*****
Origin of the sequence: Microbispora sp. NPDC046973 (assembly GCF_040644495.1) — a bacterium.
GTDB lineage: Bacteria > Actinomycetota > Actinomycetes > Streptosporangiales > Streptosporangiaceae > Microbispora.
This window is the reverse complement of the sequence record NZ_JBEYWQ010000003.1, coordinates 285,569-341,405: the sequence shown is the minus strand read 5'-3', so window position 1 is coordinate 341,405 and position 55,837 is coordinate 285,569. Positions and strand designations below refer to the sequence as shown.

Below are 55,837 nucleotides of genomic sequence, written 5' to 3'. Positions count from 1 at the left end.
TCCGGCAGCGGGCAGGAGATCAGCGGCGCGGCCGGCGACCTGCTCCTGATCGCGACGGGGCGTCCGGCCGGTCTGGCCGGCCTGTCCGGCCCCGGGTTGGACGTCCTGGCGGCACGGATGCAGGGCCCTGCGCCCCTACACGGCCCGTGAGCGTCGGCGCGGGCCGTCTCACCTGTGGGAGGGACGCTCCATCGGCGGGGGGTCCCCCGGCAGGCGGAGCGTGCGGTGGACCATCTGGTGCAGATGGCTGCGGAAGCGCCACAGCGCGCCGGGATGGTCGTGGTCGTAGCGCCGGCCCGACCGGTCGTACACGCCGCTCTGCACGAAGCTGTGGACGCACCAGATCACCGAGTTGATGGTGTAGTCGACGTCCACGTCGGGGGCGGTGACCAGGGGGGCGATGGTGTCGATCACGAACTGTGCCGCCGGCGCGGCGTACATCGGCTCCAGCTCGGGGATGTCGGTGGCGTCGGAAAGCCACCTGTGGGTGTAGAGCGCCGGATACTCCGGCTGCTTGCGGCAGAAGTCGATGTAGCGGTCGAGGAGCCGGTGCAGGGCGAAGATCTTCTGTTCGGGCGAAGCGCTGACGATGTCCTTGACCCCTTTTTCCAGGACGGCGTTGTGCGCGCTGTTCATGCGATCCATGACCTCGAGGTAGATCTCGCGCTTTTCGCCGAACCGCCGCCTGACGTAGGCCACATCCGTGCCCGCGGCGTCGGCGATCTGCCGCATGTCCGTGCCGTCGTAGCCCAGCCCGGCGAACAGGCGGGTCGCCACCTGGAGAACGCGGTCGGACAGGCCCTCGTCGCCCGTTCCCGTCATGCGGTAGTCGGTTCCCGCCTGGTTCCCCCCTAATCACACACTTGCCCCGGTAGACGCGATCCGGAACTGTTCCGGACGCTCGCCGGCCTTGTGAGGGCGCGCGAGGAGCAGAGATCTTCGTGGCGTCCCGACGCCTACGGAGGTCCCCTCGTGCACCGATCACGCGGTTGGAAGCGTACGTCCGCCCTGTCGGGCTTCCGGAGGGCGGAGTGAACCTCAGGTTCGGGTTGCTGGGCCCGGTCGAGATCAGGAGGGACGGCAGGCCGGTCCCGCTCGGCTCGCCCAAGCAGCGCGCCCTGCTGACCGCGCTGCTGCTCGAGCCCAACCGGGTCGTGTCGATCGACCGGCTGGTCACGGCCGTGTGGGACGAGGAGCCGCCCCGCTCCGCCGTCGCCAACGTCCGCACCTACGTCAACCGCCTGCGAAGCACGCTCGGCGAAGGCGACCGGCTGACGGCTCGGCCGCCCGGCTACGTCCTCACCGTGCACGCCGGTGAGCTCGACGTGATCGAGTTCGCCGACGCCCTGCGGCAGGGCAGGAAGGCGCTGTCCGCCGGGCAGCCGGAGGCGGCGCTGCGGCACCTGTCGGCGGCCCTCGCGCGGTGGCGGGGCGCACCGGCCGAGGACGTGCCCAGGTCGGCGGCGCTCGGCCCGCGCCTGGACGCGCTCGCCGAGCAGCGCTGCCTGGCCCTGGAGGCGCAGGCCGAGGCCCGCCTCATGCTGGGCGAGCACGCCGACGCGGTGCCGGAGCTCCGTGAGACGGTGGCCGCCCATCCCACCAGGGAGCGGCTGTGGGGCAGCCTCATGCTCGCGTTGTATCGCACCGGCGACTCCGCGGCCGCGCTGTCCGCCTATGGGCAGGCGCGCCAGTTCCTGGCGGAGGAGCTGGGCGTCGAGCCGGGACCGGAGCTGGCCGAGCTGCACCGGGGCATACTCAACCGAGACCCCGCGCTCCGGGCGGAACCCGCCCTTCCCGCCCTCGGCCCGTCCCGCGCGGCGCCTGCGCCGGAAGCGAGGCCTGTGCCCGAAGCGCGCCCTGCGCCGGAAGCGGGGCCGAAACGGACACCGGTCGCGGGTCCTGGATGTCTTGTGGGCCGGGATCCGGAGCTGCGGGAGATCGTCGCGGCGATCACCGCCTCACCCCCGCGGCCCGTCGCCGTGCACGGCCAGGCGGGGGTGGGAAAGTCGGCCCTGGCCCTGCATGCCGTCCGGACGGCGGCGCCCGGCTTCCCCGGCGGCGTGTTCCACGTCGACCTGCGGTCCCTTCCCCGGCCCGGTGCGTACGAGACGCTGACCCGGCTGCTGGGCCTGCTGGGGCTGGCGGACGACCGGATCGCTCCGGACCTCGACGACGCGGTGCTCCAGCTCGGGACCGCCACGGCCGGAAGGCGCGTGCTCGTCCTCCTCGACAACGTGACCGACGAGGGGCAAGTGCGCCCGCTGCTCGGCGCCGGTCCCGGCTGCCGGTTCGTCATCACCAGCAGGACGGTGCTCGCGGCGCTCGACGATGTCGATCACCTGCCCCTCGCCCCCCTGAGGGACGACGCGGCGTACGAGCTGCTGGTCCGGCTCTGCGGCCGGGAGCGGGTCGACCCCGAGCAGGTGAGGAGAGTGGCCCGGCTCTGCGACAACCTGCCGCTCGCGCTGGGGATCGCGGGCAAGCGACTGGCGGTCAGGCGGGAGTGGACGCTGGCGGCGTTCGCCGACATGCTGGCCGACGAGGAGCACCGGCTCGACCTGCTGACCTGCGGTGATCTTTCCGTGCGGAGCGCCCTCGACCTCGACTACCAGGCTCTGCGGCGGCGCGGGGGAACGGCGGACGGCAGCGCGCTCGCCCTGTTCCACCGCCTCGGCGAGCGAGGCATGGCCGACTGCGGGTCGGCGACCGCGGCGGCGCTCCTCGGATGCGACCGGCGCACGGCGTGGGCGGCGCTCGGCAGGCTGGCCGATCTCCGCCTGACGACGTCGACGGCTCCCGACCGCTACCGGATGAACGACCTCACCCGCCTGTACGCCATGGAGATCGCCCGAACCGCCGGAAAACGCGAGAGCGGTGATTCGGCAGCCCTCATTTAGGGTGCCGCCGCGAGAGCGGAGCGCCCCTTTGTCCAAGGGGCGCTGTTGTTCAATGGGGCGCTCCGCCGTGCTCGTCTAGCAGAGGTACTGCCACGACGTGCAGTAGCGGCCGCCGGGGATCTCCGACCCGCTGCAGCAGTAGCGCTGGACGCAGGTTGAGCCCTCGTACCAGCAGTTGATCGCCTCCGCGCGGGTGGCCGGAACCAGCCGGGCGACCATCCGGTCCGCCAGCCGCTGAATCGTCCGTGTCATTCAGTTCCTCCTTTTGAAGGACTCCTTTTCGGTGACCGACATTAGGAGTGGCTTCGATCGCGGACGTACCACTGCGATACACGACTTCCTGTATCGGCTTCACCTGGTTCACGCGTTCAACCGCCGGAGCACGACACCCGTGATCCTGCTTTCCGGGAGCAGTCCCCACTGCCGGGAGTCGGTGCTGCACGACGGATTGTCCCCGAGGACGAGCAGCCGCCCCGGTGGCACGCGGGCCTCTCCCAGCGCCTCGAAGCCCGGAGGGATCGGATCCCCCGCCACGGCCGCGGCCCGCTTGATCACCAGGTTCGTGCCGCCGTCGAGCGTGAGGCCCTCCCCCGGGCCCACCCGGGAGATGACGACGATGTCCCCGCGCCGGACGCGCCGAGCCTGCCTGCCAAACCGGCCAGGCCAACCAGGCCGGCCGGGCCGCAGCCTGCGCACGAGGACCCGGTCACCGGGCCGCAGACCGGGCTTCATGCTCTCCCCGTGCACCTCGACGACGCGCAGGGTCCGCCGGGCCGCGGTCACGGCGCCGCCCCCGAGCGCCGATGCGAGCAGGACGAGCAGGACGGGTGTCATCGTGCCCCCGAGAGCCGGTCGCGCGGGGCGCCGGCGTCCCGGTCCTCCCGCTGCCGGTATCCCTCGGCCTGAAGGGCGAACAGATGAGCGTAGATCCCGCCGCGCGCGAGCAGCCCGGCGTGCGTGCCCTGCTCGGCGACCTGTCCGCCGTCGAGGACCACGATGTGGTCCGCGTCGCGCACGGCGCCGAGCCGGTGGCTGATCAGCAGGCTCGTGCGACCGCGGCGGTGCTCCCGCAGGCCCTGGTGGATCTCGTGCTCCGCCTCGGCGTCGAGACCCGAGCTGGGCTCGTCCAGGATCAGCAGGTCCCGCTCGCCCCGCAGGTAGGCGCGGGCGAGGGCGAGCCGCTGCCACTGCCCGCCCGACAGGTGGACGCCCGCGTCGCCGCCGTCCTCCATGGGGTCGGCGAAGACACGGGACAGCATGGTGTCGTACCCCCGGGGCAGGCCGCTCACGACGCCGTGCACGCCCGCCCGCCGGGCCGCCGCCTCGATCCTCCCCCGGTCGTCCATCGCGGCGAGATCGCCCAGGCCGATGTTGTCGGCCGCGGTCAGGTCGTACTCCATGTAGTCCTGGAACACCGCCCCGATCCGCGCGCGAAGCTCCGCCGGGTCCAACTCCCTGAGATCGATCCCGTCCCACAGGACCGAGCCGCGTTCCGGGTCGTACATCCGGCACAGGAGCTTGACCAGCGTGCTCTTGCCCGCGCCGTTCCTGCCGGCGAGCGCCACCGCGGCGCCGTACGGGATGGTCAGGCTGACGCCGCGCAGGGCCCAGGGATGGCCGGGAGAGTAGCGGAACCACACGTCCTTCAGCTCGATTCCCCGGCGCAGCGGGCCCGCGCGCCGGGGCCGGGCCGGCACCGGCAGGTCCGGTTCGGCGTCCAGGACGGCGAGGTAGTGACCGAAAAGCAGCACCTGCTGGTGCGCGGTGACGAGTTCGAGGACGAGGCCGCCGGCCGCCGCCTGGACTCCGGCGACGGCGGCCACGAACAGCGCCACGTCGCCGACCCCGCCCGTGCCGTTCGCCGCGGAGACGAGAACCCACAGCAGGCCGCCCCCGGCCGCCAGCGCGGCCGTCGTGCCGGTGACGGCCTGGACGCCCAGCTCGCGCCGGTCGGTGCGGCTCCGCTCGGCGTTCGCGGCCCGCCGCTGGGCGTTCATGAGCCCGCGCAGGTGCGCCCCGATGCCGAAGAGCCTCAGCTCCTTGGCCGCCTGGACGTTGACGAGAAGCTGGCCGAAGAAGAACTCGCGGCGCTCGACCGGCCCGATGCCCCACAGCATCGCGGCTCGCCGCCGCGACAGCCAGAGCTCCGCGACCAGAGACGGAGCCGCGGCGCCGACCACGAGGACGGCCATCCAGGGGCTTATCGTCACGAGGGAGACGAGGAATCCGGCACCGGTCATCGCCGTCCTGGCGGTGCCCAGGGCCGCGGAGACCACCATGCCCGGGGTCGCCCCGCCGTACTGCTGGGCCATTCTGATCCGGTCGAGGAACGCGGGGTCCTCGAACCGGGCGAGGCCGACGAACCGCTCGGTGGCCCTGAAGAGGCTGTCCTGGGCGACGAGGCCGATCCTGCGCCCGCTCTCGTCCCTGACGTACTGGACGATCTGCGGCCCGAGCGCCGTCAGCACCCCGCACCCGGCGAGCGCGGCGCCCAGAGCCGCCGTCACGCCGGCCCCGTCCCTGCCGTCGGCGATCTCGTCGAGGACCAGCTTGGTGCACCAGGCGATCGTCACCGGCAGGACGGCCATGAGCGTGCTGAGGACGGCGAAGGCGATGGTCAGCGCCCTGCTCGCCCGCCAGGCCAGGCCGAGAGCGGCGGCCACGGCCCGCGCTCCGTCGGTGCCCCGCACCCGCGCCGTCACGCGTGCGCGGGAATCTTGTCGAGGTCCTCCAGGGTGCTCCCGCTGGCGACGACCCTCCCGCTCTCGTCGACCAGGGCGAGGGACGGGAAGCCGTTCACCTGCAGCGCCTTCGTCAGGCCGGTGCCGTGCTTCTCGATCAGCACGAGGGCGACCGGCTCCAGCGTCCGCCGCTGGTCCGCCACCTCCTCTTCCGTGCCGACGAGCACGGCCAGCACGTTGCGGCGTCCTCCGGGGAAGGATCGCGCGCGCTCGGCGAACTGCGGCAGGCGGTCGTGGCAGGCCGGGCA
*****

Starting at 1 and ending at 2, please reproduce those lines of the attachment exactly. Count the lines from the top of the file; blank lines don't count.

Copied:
Origin of the sequence: Microbispora sp. NPDC046973 (assembly GCF_040644495.1) — a bacterium.
GTDB lineage: Bacteria > Actinomycetota > Actinomycetes > Streptosporangiales > Streptosporangiaceae > Microbispora.